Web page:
Abnormal uterine bleeding is bleeding from the vagina that occurs frequently or irregularly or lasts longer or is heavier than normal menstrual periods. The most common type of abnormal bleeding results from changes in the hormonal control of menstruation. This type is called abnormal uterine bleeding due to ovulatory dysfunction (AUB-O).
- Abnormal uterine bleeding is diagnosed when the physical examination, ultrasonography, and other tests have ruled out the usual causes of vaginal bleeding.
- An endometrial biopsy is usually done.
- The bleeding can usually be controlled with estrogen plus a progestin (a synthetic female hormone) or progesterone (similar to the hormone the body makes) or sometimes with one of these hormones alone.
- If the biopsy detects abnormal cells, treatment involves high doses of a progestin and sometimes removal of the uterus.
Abnormal uterine bleeding occurs most commonly at the beginning and end of the reproductive years: 20% of cases occur in adolescent girls, and more than 50% occur in women older than 45.
In about 90% of cases, the ovaries do not regularly release an egg (ovulate). Thus, pregnancy is less likely. However, because the ovaries may occasionally release an egg, these women should use contraception if they do not wish to become pregnant.
Abnormal uterine bleeding commonly results when the level of estrogen remains high instead of decreasing as it normally does after an egg is released and is not fertilized. The high estrogen level is not balanced by an appropriate level of progesterone. In such cases, no egg is released, and the lining of the uterus (endometrium) may continue to thicken (instead of breaking down and being shed normally as a menstrual period). This abnormal thickening is called endometrial hyperplasia. Periodically, the thickened lining is shed incompletely and irregularly, causing bleeding. Bleeding is irregular, prolonged, and sometimes heavy.
If this cycle of abnormal thickening and irregular shedding continues, precancerous cells may develop, increasing the risk of cancer of the uterine lining (endometrial cancer), even in young women.
Abnormal uterine bleeding is often an early sign of menopause.
Bleeding may differ from typical menstrual periods in the following ways:
- Occur more frequently (fewer than 21 days apart—polymenorrhea)
- Occur frequently and irregularly between periods (metrorrhagia)
- Involve more blood loss (loss of more than about 3 ounces of blood or periods that last more than 7 days) but occur at regular intervals (menorrhagia)
- Involve more blood loss and occur frequently and irregularly between menses (menometrorrhagia)
Bleeding during regular menstrual cycles may be abnormal, or bleeding may occur at unpredictable times. Some women have symptoms associated with menstrual periods, such as breast tenderness, cramping, and bloating, but many do not.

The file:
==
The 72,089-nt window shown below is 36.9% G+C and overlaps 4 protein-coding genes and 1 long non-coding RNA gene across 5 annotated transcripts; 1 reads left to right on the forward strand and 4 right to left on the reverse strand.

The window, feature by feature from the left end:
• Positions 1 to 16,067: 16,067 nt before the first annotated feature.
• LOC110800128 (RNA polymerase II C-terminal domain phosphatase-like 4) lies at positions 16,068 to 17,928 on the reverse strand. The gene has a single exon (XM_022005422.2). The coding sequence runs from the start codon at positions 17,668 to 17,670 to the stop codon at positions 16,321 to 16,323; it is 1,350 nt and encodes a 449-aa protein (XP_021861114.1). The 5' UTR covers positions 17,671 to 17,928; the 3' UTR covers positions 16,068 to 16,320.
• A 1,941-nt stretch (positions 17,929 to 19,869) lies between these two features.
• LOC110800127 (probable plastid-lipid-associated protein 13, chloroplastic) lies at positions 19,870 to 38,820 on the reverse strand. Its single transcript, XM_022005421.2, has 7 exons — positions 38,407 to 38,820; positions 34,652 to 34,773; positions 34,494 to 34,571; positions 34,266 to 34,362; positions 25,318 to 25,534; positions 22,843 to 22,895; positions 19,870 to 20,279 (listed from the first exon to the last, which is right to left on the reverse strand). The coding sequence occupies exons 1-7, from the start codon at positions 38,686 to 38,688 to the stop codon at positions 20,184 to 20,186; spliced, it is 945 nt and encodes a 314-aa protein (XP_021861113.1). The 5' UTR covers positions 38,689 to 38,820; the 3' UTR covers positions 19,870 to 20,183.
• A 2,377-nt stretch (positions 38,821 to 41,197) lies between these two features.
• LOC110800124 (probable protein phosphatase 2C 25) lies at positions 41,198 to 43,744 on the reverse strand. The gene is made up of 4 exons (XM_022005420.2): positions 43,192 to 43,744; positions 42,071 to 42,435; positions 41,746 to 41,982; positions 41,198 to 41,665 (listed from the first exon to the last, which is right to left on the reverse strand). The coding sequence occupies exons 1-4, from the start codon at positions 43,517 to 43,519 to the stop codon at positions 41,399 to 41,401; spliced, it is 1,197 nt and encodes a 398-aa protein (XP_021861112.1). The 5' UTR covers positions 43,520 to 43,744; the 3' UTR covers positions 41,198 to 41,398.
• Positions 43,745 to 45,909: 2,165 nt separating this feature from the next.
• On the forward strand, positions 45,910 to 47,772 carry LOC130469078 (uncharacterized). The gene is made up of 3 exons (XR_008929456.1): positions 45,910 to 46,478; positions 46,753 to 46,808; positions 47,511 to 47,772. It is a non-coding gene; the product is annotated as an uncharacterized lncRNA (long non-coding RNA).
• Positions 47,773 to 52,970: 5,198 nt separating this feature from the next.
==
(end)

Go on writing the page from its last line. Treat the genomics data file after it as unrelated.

If bleeding continues, women may develop iron deficiency and sometimes anemia.
Whether infertility develops depends on the cause of the bleeding.
- Exclusion of other causes of abnormal bleeding
- A complete blood count
- A pregnancy test
- Measurement of hormone levels
- Usually transvaginal ultrasonography and an endometrial biopsy
- Often sonohysterography or hysteroscopy
Abnormal uterine bleeding is suspected when bleeding occurs at irregular times or in excessive amounts. It is diagnosed when all other possible causes of vaginal bleeding have been excluded. These causes include the following:
- Disorders of the reproductive organs (such as polycystic ovary syndrome)
- Growths in the uterus (such as polyps, fibroids, or cancer)
- Blood clotting disorders
- Thyroid disorders
- Pituitary disorders
- Complications of pregnancy
- Use of contraceptives or certain drugs
To establish that bleeding is abnormal, doctors ask questions about the pattern of bleeding.
To exclude other possible causes, they ask about other symptoms and possible causes (such as use of drugs, the presence of other disorders, fibroids, and complications during pregnancies).
A physical examination is also done. A complete blood count can help doctors estimate how much blood has been lost and whether anemia is present. A pregnancy test is also done.
Tests to check for possible causes of vaginal bleeding may be done based on the findings during the interview and physical examination. For example, doctors may do blood tests to determine how fast blood clots (to check for clotting disorders).
Doctors typically do blood tests to measure hormone levels (to check for polycystic ovary syndrome, thyroid disorders, pituitary disorders, or other disorders that are common causes of abnormal bleeding). Hormones that may be measured include female hormones such as estrogen or progesterone (which helps control the menstrual cycle), thyroid hormones, and prolactin.
If results of these tests are negative, abnormal uterine bleeding is diagnosed.
Transvaginal ultrasonography (using a small handheld device inserted through the vagina to view the interior of the uterus) is often used to check for growths in the uterus and to determine whether the uterine lining is thickened. Thickening of the uterine lining may result from noncancerous conditions such as polyps or fibroids or hormonal changes. (The hormonal changes that cause abnormal uterine bleeding can result in such thickening, which may cause precancerous cells to develop and increase the risk of endometrial cancer.)
Transvaginal ultrasonography is done if women have any of the following (which includes most women with abnormal uterine bleeding):
- Age 35 or older
- Risk factors for endometrial cancer, such as obesity, diabetes, high blood pressure, polycystic ovary syndrome, and excess body hair (hirsutism), regardless of age
- Bleeding that continues despite treatment with hormones
- Pelvic or reproductive organs that cannot be examined adequately during the physical examination
- Findings suggesting abnormalities in the ovaries or uterus based on the physical examination